“Way to the East, at the source of four rivers” it says in the Bible. But this description doesn’t really help. The Tigris and the Euphrates are two locator rivers for Eden, but they have different sources, and there is no confluence of four rivers nearby. Medieval cartographers placed Eden on the far edge of their maps, beyond Asia, as if in unexplored territory. They often drew a walled garden and a naked little man and woman to mark the location.
For centuries, Eden was considered a real place and it belonged on any map of the world, but no one quite knew exactly where to locate it. When coordinate mapping began in the 15th century, Eden was placed at 0 degrees latitude and 180 degrees longitude — until it became apparent that the coordinates pointed to an area in the middle of the Pacific Ocean. Today, we don’t try to put Eden on the map — but that doesn’t mean we don’t try to find it.
What is Eden, after all, but getting what we want, when we want it? That’s what the Buddha understood 2500 years and built the foundation of his teaching from his understanding that we all suffer because of our desires. When things go our way, we are happy, and when they don’t, we suffer. Eden is that lovely place where every desire is satisfied: the world is our oyster. The Buddha taught that the way out from this suffering was to understand that satisfying our cravings will never bring happiness, because all of life is impermanent. When we think we have it — whatever it is — something shifts — and once again we are looking for the next rosy apple.
Eden and Paradise are often used synonymously. To the Persians, Paradise meant a walled garden, while to the Hebrews it was an orchard. Indeed, I would agree that an orchard is as close as it comes to Eden. Trees that grow and produce sweet fruit year after year are really quite miraculous. There is so much about fruit trees that is astonishing — even simple apple branches — those irregular shaped, pruned and grafted, sculpted limbs, bewitching with their freedom and artistry.
Thus we have the genesis of the exhibit, After Apple Pruning. Using apple branches pruned from dormant trees and a few grafted roots from young trees that died, and with the help of good friends, Lynn Horsky and Gabrielle White, and my daughter, Ariel Matisse, we have created an Eden of apple orchard related sculpture for The Gallery at Villageworks in Acton, Massachusetts. We populated many of the branches with bronze figures that I first sculpted in wax — Adam and Eve, serpents, people sitting, bending, kneeling, reading, mediating, resting, as well as hanging from trees, tempting a snake, or embracing.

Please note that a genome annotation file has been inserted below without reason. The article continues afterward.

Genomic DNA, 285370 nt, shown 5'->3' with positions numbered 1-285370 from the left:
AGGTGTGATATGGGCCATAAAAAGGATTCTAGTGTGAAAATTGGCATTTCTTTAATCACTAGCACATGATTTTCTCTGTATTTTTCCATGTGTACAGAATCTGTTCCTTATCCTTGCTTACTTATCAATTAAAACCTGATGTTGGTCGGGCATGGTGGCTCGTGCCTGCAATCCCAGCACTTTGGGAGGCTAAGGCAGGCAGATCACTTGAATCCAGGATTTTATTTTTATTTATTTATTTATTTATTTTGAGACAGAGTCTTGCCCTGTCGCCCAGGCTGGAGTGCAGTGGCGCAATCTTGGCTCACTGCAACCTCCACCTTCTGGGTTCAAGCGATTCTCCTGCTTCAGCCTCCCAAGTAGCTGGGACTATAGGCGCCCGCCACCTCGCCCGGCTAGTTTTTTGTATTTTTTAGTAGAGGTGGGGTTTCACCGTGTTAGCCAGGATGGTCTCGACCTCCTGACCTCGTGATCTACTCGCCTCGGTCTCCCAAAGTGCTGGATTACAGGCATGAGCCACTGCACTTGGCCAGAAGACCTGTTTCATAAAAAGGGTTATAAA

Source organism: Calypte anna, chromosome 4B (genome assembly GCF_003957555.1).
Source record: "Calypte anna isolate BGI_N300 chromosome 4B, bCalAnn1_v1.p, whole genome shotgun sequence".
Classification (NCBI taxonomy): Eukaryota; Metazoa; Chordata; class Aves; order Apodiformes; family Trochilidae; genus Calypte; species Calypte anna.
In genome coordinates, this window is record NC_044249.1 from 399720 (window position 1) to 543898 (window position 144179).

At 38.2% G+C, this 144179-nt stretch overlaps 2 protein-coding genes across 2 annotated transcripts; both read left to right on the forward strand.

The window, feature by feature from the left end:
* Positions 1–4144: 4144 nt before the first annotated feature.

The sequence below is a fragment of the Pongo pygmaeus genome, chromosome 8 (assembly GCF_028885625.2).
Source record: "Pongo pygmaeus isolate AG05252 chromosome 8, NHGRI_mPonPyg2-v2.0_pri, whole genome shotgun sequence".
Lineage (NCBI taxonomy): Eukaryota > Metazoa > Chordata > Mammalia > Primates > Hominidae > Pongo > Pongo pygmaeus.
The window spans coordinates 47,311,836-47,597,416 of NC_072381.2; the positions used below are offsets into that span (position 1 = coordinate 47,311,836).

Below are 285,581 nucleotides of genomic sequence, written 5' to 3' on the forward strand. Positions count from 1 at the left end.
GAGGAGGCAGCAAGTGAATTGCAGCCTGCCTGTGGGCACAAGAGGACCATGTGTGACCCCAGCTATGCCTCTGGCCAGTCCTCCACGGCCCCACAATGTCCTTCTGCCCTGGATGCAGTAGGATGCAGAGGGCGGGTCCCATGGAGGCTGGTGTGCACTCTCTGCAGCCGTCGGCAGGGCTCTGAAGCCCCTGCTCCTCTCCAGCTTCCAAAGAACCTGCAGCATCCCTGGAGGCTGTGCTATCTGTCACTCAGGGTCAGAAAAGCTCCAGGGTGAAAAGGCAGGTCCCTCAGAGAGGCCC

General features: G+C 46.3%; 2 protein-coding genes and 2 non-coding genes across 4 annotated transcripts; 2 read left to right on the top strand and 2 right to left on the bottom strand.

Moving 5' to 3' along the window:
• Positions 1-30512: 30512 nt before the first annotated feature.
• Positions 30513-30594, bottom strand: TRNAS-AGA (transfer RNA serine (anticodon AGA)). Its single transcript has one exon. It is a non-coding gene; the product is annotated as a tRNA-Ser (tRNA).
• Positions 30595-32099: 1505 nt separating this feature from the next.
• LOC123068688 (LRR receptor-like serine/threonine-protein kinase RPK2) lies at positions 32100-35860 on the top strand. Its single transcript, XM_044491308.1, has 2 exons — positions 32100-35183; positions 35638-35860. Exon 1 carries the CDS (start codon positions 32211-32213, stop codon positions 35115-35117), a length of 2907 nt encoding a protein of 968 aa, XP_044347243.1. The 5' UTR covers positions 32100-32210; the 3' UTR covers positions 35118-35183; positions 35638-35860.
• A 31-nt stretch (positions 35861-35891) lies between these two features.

A few days ago, in anticipation of the installation, I became almost hysterical with worry. Two large wall panels took most of one day to figure out how to hang, including three trips to the hardware store and two consultations with my neighbor, a retired engineer (No nails in the walls was a gallery restriction). I didn’t want to rent and drive a 15’ truck and the forecast was solid rain for installation day. Moving so many very delicate branches was frightening, because one never knows when reassembling a piece if it will come together the way it did before. I watched as my mind went into a tail spin. I was struggling outside the garden walls.
The installation was smoother than expected; though one small, but important branch broke and caused a small panic. Blase, my partner, helped enormously. Clearly my prior distress was for naught. Today, we no longer look for Eden on a map, but I would place it for the next three months, a little to the east, in Acton. I simply love to be in the gallery space among all of the art. My Eden has been the pleasure of working with Lynn and Gabi, and seeing my daughter fully engage a challenging project. Eden is inside the mind, always nearby, no farther than our next thought.
Please join us!
Opening Reception for the Artists
Sunday, January 15 from 3-5 pm at 525 Massachusetts Ave, Acton, MA.
Exhibition dates: January 6 – March 30, 2017
Gallery hours: M-F 9-5.
Artist Hours in the Gallery
Fridays, Feb 3, 10, 24; March 10, 24; noon to 2pm
Poetry Reading in the Gallery
Celebrating the publication of "Before We Were Birds"
By Susan Edwards Richmond
Sunday, March 12 at 3pm